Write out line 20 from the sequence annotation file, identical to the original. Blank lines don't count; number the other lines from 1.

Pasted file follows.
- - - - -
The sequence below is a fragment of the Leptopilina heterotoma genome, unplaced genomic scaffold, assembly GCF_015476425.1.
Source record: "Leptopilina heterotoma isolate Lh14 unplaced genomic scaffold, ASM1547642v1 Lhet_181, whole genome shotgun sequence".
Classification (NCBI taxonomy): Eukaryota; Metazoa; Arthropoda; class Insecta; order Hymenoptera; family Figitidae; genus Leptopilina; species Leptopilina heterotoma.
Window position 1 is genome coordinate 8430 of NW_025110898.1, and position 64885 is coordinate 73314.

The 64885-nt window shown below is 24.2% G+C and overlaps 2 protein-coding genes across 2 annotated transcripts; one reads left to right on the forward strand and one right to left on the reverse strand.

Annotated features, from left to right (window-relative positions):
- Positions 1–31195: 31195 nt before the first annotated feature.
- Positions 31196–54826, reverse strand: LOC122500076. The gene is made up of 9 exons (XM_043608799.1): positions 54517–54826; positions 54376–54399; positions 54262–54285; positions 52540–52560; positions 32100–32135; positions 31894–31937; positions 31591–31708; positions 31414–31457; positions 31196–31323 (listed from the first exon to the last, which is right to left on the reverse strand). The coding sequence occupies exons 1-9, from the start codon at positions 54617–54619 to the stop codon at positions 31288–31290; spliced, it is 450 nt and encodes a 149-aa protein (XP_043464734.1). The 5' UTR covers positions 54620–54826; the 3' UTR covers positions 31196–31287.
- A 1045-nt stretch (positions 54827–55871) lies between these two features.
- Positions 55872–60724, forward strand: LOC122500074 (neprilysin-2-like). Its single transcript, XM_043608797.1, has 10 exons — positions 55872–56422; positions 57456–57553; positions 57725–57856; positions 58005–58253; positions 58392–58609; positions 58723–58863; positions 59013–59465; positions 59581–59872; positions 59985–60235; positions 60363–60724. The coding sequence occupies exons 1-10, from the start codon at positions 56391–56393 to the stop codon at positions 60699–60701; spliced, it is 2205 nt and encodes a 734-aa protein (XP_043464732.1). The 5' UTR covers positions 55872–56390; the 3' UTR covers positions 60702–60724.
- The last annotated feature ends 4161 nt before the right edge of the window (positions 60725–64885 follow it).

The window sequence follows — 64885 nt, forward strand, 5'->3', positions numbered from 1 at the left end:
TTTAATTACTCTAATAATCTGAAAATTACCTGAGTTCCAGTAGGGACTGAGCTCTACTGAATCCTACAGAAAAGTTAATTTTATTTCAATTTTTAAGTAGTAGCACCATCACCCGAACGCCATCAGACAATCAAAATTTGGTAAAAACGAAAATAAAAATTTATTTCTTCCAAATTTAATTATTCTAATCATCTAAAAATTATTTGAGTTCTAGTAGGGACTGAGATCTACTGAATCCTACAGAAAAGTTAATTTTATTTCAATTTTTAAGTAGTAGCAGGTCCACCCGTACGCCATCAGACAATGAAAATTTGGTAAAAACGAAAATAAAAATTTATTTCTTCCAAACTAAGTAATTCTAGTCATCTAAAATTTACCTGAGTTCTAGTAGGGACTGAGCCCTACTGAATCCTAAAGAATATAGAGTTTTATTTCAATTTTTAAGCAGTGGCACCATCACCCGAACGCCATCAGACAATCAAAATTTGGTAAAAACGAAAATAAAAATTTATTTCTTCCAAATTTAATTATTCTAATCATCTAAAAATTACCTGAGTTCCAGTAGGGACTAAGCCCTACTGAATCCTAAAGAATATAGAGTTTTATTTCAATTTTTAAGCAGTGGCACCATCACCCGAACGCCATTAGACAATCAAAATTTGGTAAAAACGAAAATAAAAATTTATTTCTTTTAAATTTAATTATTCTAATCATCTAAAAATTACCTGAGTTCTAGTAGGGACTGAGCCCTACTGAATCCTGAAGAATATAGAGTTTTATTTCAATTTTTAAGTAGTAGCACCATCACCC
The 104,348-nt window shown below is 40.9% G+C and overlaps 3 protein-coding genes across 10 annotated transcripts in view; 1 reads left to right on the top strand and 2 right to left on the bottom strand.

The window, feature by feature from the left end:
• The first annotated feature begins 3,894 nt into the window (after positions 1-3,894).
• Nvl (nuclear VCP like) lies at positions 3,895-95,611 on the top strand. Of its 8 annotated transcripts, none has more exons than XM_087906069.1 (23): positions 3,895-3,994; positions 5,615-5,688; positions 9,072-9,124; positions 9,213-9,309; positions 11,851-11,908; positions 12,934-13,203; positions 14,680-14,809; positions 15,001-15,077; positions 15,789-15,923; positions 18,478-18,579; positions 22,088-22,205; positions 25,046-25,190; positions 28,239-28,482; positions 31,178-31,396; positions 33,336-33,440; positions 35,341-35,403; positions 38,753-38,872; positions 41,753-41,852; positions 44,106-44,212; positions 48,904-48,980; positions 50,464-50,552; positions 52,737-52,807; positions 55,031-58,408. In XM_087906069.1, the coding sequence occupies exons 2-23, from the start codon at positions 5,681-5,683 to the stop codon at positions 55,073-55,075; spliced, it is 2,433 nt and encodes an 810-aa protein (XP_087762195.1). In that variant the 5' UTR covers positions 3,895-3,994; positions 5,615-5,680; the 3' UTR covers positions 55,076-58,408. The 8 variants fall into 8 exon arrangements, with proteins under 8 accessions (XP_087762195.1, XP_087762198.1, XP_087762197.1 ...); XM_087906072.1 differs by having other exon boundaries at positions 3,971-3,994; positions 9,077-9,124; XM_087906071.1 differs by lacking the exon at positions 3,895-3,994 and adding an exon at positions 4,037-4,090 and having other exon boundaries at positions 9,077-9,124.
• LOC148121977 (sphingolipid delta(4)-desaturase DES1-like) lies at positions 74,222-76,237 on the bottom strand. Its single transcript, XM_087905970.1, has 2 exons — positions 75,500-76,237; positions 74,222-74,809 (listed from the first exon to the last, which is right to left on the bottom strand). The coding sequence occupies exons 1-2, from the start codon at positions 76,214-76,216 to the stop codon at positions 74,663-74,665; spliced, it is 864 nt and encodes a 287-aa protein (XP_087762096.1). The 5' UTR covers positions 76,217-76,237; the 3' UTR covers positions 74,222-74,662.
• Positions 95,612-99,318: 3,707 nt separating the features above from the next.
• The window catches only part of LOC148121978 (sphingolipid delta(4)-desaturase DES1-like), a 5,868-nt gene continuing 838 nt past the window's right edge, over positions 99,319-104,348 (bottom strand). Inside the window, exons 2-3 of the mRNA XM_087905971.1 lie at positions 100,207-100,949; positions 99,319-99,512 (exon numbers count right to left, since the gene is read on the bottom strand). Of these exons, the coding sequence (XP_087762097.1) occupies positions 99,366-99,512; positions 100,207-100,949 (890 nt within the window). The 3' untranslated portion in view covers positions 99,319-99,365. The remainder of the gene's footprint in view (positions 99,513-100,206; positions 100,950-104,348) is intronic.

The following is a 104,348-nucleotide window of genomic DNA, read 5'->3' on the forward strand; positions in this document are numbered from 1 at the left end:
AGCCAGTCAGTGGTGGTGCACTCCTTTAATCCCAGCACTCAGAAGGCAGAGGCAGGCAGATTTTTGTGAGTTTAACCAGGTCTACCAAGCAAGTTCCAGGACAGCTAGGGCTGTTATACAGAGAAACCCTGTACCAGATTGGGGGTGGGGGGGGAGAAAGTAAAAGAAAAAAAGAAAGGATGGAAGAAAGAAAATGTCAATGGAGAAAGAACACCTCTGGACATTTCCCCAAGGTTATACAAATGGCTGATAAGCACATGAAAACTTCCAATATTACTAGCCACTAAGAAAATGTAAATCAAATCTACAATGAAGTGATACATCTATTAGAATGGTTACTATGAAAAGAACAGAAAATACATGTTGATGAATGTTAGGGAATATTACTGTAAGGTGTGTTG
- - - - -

• The window catches only part of LOC148121978 (sphingolipid delta(4)-desaturase DES1-like), a 5,868-nt gene continuing 838 nt past the window's right edge, over positions 99,319-104,348 (bottom strand). Inside the window, exons 2-3 of the mRNA XM_087905971.1 lie at positions 100,207-100,949; positions 99,319-99,512 (exon numbers count right to left, since the gene is read on the bottom strand). Of these exons, the coding sequence (XP_087762097.1) occupies positions 99,366-99,512; positions 100,207-100,949 (890 nt within the window). The 3' untranslated portion in view covers positions 99,319-99,365. The remainder of the gene's footprint in view (positions 99,513-100,206; positions 100,950-104,348) is intronic.